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Symptoms & Effects of Macular Degeneration on your Vision?

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Symptoms & Effects of Macular Degeneration on your Vision?

Macular degeneration is categorized as one of the most prevalent types of eye conditions, common in people with an age-group of over 50. The symptoms and effects of macular degeneration may start to appear in one eye initially and could result in effecting both. The result is reduced central vision or mostly blurred vision, this occurs when the macula becomes thinner (a part of the retina), which is responsible for clear vision.

Over time, this disease will decrease the ability of your eyesight to carry out daily tasks such as read, drive, etc.

Types of Macular Degeneration

Macular degeneration is mostly divided into three types, each presenting a unique case due to the nature of the disease.

The first type is known as Age-related macular degeneration which is further divided into wet (neovascular) macular degeneration and dry macular degeneration. Wet (neovascular) macular degeneration is caused when the blood vessels grow under the retina and leak, can be treatable through the use of injectable medications, laser treatment, and vision rehabilitation. Dry macular degeneration is also referred to as geographic atrophy; a condition where the light-sensitive cells in the macula are effected and destroyed, in this case, vision loss caused by the damage is irreversible, one of the effects of macular degeneration.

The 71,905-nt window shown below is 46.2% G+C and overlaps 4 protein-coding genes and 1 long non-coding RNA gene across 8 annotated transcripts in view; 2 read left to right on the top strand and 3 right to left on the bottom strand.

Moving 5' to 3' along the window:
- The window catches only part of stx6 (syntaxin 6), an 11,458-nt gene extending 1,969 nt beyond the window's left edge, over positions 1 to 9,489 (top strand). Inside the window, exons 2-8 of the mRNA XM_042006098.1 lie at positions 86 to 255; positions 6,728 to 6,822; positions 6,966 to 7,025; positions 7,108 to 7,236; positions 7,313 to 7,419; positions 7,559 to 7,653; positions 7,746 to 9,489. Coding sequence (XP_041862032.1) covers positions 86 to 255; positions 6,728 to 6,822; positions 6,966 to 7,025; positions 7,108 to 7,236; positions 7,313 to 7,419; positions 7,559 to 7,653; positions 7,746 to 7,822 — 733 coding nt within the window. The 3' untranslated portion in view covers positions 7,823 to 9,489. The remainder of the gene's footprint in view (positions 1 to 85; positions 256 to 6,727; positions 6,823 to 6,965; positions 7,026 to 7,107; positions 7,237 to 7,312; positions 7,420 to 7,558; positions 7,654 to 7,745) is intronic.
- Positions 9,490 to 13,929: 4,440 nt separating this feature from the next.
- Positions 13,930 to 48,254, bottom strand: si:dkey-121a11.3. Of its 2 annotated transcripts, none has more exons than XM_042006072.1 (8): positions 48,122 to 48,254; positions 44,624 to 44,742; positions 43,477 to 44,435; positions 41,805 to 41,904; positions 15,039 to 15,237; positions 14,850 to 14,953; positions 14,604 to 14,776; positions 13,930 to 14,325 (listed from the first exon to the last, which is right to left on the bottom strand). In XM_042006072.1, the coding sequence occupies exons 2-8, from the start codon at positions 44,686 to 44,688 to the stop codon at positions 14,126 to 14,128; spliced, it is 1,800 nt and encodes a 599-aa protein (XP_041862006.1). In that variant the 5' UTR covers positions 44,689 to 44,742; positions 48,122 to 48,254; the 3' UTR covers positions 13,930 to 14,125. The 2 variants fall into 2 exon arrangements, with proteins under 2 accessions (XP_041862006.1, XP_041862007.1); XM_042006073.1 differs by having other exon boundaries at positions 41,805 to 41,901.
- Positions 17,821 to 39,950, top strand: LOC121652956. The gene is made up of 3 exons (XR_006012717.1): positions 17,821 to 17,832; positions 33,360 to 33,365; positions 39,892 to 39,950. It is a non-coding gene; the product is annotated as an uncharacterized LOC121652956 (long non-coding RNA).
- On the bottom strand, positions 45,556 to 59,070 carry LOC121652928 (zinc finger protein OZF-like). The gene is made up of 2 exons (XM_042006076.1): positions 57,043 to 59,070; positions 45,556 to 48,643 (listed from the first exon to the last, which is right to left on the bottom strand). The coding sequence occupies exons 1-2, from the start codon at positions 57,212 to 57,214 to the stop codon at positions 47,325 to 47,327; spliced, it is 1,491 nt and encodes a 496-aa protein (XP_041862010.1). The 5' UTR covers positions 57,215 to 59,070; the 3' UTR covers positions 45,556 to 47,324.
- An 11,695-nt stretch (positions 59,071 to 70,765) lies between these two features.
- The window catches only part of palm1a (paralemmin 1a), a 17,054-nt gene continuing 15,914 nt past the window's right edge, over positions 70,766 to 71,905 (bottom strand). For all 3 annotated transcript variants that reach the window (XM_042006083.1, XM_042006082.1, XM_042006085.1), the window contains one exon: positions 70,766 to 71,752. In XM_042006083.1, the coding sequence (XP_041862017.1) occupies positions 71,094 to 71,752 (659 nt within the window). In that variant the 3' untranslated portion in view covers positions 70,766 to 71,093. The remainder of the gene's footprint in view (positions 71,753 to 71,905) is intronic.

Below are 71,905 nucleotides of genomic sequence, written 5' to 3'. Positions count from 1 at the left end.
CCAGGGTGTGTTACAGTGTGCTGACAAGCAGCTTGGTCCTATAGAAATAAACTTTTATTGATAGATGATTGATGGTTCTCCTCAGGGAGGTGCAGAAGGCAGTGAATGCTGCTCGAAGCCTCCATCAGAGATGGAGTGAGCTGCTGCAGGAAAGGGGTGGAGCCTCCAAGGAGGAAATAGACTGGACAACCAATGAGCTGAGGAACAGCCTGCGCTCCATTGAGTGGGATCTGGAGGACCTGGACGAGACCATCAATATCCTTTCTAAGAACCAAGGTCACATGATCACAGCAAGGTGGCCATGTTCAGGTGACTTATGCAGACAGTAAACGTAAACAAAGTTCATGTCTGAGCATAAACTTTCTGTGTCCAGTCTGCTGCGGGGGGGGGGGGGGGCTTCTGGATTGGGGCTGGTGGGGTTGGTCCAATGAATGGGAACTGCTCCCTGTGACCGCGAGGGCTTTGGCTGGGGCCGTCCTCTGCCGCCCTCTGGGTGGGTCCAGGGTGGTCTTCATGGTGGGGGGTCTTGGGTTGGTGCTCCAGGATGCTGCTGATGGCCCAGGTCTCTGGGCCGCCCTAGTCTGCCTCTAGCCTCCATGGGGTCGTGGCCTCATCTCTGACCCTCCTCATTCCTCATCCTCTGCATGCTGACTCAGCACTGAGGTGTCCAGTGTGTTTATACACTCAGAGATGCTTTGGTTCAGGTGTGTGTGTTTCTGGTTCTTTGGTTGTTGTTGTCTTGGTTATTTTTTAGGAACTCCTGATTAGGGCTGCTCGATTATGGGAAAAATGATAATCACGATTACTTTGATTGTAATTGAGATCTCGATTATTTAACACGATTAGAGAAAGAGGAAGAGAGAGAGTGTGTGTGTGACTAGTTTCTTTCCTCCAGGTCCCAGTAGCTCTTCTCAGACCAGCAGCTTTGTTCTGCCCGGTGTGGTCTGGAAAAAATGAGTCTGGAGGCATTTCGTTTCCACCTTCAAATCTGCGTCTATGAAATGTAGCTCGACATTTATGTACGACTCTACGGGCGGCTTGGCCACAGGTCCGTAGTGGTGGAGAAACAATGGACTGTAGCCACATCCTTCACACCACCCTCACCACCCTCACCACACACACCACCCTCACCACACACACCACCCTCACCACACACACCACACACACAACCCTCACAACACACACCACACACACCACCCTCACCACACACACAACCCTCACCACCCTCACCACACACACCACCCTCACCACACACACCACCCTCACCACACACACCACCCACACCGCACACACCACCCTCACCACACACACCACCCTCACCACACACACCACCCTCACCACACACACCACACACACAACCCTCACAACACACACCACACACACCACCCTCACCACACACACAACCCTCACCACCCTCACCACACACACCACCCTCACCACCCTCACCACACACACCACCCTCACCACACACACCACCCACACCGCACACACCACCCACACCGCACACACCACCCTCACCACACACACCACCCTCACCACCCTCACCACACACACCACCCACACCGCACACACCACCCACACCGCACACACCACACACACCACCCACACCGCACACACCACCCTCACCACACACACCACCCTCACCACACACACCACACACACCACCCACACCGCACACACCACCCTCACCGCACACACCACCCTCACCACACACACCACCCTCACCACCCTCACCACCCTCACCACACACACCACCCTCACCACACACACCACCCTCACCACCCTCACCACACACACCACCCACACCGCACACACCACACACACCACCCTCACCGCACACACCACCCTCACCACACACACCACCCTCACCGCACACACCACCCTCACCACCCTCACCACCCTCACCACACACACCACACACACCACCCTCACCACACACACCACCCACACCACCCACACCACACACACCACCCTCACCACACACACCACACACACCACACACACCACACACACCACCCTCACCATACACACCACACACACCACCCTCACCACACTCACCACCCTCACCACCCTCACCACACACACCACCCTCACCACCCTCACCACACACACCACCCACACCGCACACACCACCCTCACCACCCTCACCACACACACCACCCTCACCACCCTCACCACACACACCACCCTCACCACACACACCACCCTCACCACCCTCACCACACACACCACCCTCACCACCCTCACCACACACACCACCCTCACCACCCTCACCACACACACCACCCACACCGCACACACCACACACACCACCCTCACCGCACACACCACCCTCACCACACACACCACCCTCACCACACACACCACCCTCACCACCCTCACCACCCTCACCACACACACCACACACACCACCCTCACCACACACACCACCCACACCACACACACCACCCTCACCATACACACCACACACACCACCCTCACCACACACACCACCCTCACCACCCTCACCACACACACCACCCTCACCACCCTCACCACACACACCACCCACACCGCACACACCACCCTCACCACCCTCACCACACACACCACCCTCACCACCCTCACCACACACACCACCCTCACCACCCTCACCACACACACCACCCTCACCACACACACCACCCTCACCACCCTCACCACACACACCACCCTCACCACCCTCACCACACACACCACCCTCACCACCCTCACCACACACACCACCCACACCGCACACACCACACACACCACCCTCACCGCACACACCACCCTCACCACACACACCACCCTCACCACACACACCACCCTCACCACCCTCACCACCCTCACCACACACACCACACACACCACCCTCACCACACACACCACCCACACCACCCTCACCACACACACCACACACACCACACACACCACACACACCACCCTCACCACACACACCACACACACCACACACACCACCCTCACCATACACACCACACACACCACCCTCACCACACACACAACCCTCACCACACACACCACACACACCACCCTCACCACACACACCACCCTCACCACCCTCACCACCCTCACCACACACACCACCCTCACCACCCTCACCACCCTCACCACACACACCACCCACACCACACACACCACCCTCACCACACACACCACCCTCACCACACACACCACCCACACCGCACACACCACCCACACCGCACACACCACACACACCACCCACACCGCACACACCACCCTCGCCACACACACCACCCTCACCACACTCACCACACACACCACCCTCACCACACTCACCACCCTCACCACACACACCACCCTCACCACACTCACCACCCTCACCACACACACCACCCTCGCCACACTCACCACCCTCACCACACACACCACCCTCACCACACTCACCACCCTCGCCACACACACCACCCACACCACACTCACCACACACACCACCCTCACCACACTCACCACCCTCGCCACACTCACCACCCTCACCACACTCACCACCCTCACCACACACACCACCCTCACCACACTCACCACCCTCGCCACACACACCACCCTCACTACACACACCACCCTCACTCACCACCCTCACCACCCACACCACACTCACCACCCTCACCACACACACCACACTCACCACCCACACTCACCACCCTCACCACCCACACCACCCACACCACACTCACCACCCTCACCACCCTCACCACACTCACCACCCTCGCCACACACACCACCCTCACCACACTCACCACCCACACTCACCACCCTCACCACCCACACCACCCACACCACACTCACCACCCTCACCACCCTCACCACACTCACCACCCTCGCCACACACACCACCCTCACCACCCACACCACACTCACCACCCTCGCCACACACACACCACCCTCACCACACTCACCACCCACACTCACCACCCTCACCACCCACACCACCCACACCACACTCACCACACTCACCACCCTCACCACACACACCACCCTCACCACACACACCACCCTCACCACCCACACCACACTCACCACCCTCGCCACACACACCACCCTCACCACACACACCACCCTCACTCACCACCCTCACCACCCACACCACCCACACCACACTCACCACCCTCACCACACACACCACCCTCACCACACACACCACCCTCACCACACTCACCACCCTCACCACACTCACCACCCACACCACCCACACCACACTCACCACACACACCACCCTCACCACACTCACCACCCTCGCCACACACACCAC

Serious eye diseases like age-related macular degeneration are the primary cause of blindness and low vision in the United States.

Stargardt disease is a type of macular degeneration prevalent in younger age groups or juvenile, hence also called juvenile macular degeneration. Stargardt disease is a result of genetic disorders, caused by progressive degeneration of the macula.

While there may not be a prominent Stargardt disease treatment, it is highly advisable to protect your eyes from the extreme sun rays, and avoiding high doses of vitamin A from supplements.

Myopic macular degeneration derived from the term ‘myopia’ used to explain nearsightedness. The effects of this condition are measured by the potency of the lens needed to fix vision. An individual may also suffer from ‘high myopia’, meaning highly nearsighted. When the distance between the cornea and the retina is increased, the retina can be stretched, causing cells in the macula to die.

What Are Some of the Commonly Found Symptoms?

Age-related macular denegation can develop gradually with no signs of pain or discomfort due to its effect on one eye initially where the other eye acting as a backup, which may prevent signs of detection of an eye condition. Early symptoms of macular degeneration include a sudden change in the quality of your eyesight and even distorted visuals of straight lines appearing before you. With time, this may deteriorate into a dramatic loss of your central vision.

Age-related (dry) macular degeneration often results in blurred central vision, for nearsightedness and farsightedness. The center of vision is effected mainly as it turns shadowy, and further increases as the disease progress. There may be an instance where blind spots may also be developed, causing immense difficulty to view color and focusing on attention to detail.

Whereas for age-related (wet) macular degeneration, the case may be slightly different as straight lines may start to appear wavy. In other cases, age-related macular degeneration patients may completely lose their central vision loss from time to time.

Such symptoms of macular degeneration can also be understood as the body’s ways of letting an individual know that not the eyes are not performing as they have previously, indicating a clear warning message. Some symptoms would need a detailed check-up by a medical professional, while others may be needed to overcome through the use of assistive technology or low vision aids.